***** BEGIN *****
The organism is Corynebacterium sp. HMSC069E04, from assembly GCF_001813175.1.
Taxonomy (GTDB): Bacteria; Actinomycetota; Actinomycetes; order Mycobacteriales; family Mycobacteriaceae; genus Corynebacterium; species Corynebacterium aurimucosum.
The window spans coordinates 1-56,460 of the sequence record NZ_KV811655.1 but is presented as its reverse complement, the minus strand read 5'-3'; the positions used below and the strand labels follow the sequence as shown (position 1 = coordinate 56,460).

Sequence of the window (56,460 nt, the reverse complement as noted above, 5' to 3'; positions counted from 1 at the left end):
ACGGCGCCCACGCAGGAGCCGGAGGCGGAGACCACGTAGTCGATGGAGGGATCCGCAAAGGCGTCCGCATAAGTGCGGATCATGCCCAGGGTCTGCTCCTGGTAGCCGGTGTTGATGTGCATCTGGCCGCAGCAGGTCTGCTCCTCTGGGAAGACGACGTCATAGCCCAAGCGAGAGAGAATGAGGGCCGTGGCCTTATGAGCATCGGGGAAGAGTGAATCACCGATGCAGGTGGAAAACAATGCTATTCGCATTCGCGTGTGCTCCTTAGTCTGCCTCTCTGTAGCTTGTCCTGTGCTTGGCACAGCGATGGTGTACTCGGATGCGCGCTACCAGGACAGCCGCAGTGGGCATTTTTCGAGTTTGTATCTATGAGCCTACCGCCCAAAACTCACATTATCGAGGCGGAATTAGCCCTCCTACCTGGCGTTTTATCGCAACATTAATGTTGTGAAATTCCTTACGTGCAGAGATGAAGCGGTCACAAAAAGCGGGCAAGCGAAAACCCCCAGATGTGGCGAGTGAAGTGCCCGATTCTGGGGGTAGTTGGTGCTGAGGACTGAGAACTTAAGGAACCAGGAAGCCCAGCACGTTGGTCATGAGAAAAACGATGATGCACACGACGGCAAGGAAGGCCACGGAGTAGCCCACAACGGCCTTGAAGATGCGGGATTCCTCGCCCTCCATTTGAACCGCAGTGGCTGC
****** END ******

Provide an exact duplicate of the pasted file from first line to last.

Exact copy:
The organism is Corynebacterium sp. HMSC069E04, from assembly GCF_001813175.1.
Taxonomy (GTDB): Bacteria; Actinomycetota; Actinomycetes; order Mycobacteriales; family Mycobacteriaceae; genus Corynebacterium; species Corynebacterium aurimucosum.
The window spans coordinates 1-56,460 of the sequence record NZ_KV811655.1 but is presented as its reverse complement, the minus strand read 5'-3'; the positions used below and the strand labels follow the sequence as shown (position 1 = coordinate 56,460).

Sequence of the window (56,460 nt, the reverse complement as noted above, 5' to 3'; positions counted from 1 at the left end):
ACGGCGCCCACGCAGGAGCCGGAGGCGGAGACCACGTAGTCGATGGAGGGATCCGCAAAGGCGTCCGCATAAGTGCGGATCATGCCCAGGGTCTGCTCCTGGTAGCCGGTGTTGATGTGCATCTGGCCGCAGCAGGTCTGCTCCTCTGGGAAGACGACGTCATAGCCCAAGCGAGAGAGAATGAGGGCCGTGGCCTTATGAGCATCGGGGAAGAGTGAATCACCGATGCAGGTGGAAAACAATGCTATTCGCATTCGCGTGTGCTCCTTAGTCTGCCTCTCTGTAGCTTGTCCTGTGCTTGGCACAGCGATGGTGTACTCGGATGCGCGCTACCAGGACAGCCGCAGTGGGCATTTTTCGAGTTTGTATCTATGAGCCTACCGCCCAAAACTCACATTATCGAGGCGGAATTAGCCCTCCTACCTGGCGTTTTATCGCAACATTAATGTTGTGAAATTCCTTACGTGCAGAGATGAAGCGGTCACAAAAAGCGGGCAAGCGAAAACCCCCAGATGTGGCGAGTGAAGTGCCCGATTCTGGGGGTAGTTGGTGCTGAGGACTGAGAACTTAAGGAACCAGGAAGCCCAGCACGTTGGTCATGAGAAAAACGATGATGCACACGACGGCAAGGAAGGCCACGGAGTAGCCCACAACGGCCTTGAAGATGCGGGATTCCTCGCCCTCCATTTGAACCGCAGTGGCTGC